Despite these challenges, the number of registrations has been growing, from 283 in 2018 (across Denmark, however, most voluntary organisations are located in Copenhagen and Aarhus) to 620 in 2020 and 798 in July 2021, notably thanks to an increased interest at the local level.

References/further information

https://www.retsinformation.dk/eli/lta/2014/711

https://socialeentreprenorer.dk/registreringsordningen-for-socialoekonomiske-virksomheder/

https://erhvervsstyrelsen.dk/vejledning-registrering-som-registreret-socialoekonomisk-virksomhed

https://erhvervsstyrelsen.dk/sites/default/files/2019-03/evaluering_af_lov_om_registrerede_socialoekonomiske_virksomheder.pdf

Sørensen, Katja Isa, and Anker Brink Lund. "Komparative analyser af dansk socialøkonomi."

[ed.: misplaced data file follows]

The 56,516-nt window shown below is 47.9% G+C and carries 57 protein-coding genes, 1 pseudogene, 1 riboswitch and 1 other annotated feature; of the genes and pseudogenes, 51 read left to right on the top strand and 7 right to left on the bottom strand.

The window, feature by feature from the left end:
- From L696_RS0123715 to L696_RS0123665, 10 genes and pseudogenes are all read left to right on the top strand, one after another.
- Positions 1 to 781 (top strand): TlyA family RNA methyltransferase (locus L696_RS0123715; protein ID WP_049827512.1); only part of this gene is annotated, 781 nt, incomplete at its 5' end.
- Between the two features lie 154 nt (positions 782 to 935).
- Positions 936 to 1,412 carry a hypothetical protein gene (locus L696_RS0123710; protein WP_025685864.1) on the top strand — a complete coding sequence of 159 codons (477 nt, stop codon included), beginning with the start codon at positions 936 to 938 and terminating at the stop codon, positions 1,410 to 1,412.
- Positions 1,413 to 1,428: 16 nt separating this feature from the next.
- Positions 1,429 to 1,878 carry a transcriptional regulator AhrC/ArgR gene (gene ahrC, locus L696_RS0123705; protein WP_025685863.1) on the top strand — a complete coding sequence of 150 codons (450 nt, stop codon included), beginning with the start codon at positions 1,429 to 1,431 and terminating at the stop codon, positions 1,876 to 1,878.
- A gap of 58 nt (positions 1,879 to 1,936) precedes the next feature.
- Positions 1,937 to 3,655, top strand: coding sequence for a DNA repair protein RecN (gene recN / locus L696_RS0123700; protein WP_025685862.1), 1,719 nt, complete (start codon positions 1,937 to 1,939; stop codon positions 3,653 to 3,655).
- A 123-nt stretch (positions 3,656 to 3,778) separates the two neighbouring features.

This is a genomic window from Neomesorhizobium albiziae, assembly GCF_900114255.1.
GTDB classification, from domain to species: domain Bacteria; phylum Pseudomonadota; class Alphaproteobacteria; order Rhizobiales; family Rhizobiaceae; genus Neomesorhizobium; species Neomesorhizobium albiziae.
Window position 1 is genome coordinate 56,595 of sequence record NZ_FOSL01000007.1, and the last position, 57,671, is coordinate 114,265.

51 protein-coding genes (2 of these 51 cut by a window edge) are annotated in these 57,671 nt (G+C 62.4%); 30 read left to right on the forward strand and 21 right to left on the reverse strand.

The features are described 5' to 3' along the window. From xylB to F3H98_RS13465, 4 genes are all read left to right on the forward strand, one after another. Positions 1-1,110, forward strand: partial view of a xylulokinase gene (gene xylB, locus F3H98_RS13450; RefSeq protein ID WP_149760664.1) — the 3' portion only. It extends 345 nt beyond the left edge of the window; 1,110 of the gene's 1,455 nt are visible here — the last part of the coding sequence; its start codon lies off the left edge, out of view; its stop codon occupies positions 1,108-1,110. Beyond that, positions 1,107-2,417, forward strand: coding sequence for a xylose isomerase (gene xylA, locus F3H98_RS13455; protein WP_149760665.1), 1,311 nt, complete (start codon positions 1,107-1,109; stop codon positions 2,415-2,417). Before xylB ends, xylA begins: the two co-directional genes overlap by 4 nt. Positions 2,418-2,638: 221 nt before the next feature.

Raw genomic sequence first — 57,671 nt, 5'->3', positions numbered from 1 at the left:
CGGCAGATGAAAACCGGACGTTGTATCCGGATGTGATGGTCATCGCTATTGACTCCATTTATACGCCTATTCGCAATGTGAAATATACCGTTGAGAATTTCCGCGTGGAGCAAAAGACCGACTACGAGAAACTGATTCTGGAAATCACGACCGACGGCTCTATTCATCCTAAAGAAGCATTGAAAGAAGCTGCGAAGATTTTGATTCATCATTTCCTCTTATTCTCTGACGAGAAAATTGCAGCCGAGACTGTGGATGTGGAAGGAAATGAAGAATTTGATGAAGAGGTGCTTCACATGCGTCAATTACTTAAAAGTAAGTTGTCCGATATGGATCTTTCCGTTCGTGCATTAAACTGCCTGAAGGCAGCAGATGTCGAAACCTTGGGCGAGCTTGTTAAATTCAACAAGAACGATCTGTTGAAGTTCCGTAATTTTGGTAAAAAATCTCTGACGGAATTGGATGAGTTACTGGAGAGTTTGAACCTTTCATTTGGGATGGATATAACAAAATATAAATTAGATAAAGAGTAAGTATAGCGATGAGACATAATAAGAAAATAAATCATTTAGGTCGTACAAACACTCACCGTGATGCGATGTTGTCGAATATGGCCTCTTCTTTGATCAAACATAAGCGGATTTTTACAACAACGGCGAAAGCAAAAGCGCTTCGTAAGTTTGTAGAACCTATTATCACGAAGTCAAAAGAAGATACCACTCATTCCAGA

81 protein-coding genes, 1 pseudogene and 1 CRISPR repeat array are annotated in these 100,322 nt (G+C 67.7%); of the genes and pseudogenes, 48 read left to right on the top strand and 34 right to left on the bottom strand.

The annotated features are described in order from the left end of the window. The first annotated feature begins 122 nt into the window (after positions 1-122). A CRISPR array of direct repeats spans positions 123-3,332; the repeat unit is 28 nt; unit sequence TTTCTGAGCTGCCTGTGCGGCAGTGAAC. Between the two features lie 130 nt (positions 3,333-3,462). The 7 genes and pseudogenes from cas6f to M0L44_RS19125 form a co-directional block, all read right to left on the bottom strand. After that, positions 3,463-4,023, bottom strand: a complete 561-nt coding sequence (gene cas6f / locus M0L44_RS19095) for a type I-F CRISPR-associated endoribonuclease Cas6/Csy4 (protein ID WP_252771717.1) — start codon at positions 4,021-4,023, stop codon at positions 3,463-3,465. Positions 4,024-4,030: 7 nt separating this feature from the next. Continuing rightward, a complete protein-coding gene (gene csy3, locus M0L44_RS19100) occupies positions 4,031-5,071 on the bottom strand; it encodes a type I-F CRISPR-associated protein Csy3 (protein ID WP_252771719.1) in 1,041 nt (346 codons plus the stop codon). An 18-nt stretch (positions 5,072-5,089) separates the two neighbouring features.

Hulgård, Lars, and Lisa Maurer Chodorkoff. Social Enterprises and their Ecosystems in Europe: Country report, Denmark. European Commission, 2019.

Note

← 1. Legal forms include: Public limited company (Aktieselskab – A/S), Private limited company (Anpartsselskab – ApS), Limited partnership company (Partnerselskab – P/S), Entrepreneurial limited company (Iværksætterselskab – IVS), Limited liability cooperative society (Andelsselskab med begrænset ansvar – A.m.b.A), General partnership (Interessentskab – I/S), Limited partnership (kommanditselskab – K/S), Commercial foundation (Erhvervsdrivende fond – ERF), and Limited liability association (Forening med begrænset ansvar – F.m.b.A). For more information see: https://socialeentreprenorer.dk/registreringsordningen-for-socialoekonomiske-virksomheder/. Translations in English are based on: https://www.ecb.europa.eu/stats/money/aggregates/anacredit/shared/pdf/List_of_legal_forms.xlsx.